Spies have been a feature of statecraft since the dawn of civilization. Some spies are little more than scouts, while other spies infiltrate the highest levels of an enemy's state, private, and military apparatus, subverting systems to obtain information that will help the state that employs them.
Strictly speaking, we'll be using the popular definition of "spy" rather than the literal one. The popular definition is that of a secret agent like James Bond, working for their home state, cultivating contacts and obtaining intelligence. The actual definition of the term "spy" is not Bond per se, but the people Bond gets to betray their own nations. For our purposes, however, a spy is more the Bond or Bourne model of secret agent working directly for a state entity.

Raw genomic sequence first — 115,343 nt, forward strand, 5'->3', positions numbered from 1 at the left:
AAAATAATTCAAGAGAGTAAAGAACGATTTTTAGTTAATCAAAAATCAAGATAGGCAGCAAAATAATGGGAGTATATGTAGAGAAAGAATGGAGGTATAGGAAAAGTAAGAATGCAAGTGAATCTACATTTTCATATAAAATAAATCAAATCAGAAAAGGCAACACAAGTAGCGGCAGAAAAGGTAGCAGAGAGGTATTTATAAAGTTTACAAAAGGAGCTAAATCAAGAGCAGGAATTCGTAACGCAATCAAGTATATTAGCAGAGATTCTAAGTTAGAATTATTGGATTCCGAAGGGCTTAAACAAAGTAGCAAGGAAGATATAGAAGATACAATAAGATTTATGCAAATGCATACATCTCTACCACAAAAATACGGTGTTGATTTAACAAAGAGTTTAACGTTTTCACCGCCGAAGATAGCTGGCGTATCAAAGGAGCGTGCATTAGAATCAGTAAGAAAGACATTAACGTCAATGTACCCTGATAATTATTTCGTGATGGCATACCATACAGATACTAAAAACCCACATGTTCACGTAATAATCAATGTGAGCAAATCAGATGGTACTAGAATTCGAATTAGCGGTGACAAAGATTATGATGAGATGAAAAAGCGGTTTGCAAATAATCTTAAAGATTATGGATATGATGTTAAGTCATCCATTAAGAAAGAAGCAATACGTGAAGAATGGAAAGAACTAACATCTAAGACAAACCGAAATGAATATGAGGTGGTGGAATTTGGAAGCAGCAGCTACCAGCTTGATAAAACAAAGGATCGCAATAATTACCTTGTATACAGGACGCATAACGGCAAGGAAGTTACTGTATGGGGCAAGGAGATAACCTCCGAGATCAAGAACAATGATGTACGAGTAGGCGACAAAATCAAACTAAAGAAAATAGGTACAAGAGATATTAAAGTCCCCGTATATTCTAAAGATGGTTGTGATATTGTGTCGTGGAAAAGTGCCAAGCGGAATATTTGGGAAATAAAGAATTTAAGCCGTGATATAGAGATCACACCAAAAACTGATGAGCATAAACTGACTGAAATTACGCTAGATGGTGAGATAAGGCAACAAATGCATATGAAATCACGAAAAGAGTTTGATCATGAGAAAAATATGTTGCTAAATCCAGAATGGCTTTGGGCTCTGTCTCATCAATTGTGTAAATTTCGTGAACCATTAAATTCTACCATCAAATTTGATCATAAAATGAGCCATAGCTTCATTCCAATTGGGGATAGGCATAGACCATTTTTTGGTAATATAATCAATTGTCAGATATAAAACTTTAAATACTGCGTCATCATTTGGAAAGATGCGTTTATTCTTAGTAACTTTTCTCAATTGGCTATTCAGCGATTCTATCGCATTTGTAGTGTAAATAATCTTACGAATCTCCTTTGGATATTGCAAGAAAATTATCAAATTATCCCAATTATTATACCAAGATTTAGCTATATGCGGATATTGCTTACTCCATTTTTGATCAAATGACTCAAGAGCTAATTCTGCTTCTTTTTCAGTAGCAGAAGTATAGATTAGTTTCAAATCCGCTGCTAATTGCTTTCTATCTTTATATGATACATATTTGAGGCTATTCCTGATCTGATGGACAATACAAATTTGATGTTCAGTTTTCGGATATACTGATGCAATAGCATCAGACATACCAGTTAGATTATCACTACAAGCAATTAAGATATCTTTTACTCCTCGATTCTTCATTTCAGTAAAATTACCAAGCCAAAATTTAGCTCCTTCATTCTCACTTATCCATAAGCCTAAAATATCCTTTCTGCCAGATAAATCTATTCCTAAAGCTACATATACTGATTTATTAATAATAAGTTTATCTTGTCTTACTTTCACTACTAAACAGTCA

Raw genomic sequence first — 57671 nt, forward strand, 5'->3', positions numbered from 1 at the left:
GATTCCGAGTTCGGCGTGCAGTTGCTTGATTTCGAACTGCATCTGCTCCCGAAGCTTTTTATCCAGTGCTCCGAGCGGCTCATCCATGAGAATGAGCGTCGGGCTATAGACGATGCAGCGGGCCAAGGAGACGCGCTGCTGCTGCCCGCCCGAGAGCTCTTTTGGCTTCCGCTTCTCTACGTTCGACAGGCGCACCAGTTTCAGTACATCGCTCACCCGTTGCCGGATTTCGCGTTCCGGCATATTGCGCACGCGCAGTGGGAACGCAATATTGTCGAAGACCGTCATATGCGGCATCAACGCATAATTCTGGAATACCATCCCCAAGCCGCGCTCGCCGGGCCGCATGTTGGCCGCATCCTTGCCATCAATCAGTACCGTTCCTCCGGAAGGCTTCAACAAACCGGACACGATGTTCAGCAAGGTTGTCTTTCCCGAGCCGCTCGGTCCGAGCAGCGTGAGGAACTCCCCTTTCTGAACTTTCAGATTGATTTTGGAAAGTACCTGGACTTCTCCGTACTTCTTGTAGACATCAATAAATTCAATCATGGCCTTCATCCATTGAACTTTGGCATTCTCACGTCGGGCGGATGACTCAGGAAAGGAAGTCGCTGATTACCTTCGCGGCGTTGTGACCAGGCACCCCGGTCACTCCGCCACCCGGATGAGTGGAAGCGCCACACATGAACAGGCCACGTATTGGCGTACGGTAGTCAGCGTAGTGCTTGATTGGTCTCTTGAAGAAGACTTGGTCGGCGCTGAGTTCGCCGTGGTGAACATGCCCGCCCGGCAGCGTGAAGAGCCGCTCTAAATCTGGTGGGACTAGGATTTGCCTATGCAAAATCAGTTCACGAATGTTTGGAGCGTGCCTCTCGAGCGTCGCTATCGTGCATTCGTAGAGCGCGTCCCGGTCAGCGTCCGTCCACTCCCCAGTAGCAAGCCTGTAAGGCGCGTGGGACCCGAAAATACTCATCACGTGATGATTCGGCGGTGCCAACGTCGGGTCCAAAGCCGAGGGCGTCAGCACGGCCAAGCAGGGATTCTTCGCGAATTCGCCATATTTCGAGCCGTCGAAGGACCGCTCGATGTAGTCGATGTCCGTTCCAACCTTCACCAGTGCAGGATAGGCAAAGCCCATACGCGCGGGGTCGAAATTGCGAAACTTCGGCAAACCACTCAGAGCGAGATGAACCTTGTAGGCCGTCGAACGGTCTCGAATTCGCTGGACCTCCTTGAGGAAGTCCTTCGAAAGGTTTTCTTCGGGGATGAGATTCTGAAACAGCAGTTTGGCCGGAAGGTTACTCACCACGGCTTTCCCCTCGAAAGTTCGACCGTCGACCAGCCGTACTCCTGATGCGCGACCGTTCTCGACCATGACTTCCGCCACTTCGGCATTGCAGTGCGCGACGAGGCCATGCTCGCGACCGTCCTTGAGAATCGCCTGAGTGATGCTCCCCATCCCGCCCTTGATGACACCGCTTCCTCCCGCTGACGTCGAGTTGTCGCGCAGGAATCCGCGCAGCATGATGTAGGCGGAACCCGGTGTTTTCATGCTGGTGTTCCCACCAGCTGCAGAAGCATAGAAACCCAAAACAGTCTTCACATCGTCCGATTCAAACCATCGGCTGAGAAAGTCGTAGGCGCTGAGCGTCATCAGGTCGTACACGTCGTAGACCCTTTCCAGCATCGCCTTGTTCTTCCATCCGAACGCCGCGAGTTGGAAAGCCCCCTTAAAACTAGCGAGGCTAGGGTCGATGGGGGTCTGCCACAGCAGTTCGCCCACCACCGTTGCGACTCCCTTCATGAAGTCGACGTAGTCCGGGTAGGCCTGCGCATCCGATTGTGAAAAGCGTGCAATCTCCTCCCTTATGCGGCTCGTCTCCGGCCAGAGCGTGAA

In the United States, spies come in many flavors. There are the traditional CIA spies who look outside of the U.S. to our enemies and rivals abroad, spying on Russia, the Taliban, etc. There is the FBI, who conduct spy operations on criminal organizations like the mafia, within the USA. Then there are intelligence officers who work for the Department of Defense, who may work directly with sources in the field, allies, or enemies, to obtain intelligence. Aside from these, there are industrial spies, who work for corporations, stealing the secrets of their competitors.
Do you have the skills needed for one of these careers? Take this quiz to find out!